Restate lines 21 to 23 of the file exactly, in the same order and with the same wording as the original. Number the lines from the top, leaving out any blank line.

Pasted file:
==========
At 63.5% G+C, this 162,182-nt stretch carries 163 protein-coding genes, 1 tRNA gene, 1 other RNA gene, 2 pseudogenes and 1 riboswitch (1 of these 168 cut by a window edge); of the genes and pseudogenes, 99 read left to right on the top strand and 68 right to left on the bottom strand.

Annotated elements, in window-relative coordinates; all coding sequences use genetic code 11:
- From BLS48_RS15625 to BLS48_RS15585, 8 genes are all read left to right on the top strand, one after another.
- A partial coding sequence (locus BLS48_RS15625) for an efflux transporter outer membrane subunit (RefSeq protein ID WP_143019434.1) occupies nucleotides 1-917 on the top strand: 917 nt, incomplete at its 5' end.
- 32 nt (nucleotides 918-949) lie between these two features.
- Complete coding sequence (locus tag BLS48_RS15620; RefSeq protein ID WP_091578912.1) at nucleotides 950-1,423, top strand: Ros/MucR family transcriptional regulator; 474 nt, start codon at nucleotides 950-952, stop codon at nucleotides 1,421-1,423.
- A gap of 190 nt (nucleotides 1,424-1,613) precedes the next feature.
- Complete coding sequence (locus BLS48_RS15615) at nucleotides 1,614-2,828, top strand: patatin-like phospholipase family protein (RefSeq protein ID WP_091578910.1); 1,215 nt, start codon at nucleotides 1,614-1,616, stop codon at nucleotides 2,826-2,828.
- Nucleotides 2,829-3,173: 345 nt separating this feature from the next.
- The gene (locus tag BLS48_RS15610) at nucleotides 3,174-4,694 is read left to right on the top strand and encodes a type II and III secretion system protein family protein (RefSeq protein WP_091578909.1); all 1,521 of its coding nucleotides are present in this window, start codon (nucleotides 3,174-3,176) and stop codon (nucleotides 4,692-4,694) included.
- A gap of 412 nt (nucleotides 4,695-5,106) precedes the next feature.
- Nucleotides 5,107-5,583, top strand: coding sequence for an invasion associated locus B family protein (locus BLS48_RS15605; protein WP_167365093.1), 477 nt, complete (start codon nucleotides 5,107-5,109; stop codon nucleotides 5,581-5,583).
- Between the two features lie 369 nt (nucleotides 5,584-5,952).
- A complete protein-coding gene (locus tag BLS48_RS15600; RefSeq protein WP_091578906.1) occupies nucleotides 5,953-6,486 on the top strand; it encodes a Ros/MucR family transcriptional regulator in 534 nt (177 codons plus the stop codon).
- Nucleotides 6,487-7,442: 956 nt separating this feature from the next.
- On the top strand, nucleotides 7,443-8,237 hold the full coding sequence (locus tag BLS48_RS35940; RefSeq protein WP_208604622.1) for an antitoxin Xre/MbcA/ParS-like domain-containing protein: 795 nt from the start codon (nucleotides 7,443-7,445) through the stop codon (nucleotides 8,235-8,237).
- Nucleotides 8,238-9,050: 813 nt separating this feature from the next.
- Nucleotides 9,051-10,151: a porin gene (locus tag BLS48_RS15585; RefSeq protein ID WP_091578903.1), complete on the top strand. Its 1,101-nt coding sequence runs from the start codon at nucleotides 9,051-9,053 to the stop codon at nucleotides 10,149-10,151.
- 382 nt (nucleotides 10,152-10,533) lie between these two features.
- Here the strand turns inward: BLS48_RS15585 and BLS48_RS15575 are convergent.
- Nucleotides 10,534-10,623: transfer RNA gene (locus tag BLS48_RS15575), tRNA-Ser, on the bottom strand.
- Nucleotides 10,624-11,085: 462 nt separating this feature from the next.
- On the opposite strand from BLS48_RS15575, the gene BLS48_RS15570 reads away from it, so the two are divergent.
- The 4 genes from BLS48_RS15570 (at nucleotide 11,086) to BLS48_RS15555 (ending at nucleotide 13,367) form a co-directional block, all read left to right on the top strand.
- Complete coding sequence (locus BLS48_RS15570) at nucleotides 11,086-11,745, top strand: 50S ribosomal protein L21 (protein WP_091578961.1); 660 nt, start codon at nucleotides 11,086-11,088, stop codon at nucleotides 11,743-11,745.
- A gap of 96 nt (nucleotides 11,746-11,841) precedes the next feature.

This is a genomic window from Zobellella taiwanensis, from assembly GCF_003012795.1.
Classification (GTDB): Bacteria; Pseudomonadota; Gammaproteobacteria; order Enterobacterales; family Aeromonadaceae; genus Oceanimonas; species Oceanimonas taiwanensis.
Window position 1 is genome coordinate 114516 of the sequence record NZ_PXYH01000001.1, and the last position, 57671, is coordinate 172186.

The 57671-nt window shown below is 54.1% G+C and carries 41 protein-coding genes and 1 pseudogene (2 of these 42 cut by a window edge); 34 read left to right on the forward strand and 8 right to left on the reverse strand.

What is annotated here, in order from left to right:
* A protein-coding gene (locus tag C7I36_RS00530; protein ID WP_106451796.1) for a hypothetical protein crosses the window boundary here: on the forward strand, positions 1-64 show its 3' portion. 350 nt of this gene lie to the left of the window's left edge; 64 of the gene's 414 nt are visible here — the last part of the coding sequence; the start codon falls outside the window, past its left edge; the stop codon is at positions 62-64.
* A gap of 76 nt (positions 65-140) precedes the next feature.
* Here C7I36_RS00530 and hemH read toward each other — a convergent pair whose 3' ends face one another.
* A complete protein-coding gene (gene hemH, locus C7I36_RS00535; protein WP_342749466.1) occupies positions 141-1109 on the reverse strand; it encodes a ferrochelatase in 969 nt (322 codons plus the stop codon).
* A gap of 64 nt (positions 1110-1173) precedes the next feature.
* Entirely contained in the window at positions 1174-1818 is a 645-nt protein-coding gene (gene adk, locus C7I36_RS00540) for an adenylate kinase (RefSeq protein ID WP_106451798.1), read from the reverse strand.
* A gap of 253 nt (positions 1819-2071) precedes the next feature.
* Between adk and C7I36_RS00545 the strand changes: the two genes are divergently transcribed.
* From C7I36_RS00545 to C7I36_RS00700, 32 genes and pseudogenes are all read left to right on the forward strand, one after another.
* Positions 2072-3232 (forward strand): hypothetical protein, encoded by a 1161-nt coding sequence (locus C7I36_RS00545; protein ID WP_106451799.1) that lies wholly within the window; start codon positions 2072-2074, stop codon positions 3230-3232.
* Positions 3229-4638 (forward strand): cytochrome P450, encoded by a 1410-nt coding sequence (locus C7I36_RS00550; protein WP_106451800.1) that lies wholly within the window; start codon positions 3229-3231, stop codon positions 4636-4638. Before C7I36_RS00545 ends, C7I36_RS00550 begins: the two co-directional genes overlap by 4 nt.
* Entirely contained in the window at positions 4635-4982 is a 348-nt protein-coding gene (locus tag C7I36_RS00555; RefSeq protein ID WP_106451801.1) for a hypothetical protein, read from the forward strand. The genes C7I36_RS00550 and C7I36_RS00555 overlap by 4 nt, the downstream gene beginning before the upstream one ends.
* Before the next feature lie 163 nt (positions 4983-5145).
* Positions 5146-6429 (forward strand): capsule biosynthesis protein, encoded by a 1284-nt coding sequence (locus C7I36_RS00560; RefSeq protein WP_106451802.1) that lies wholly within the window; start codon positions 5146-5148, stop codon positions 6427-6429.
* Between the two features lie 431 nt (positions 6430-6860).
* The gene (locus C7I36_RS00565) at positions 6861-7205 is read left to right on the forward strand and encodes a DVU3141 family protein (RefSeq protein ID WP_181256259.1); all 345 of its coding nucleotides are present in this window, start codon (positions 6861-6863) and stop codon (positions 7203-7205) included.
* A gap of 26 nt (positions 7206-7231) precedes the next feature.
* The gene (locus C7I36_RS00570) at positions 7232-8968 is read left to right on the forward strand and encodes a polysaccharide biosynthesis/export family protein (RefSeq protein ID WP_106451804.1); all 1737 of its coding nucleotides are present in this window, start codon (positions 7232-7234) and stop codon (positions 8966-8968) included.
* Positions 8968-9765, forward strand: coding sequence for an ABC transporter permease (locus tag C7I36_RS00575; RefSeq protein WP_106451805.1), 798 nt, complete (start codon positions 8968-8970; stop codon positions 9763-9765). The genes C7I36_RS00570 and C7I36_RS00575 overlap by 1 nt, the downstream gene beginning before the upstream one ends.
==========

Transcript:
- Nucleotides 10,534-10,623: transfer RNA gene (locus tag BLS48_RS15575), tRNA-Ser, on the bottom strand.
- Nucleotides 10,624-11,085: 462 nt separating this feature from the next.
- On the opposite strand from BLS48_RS15575, the gene BLS48_RS15570 reads away from it, so the two are divergent.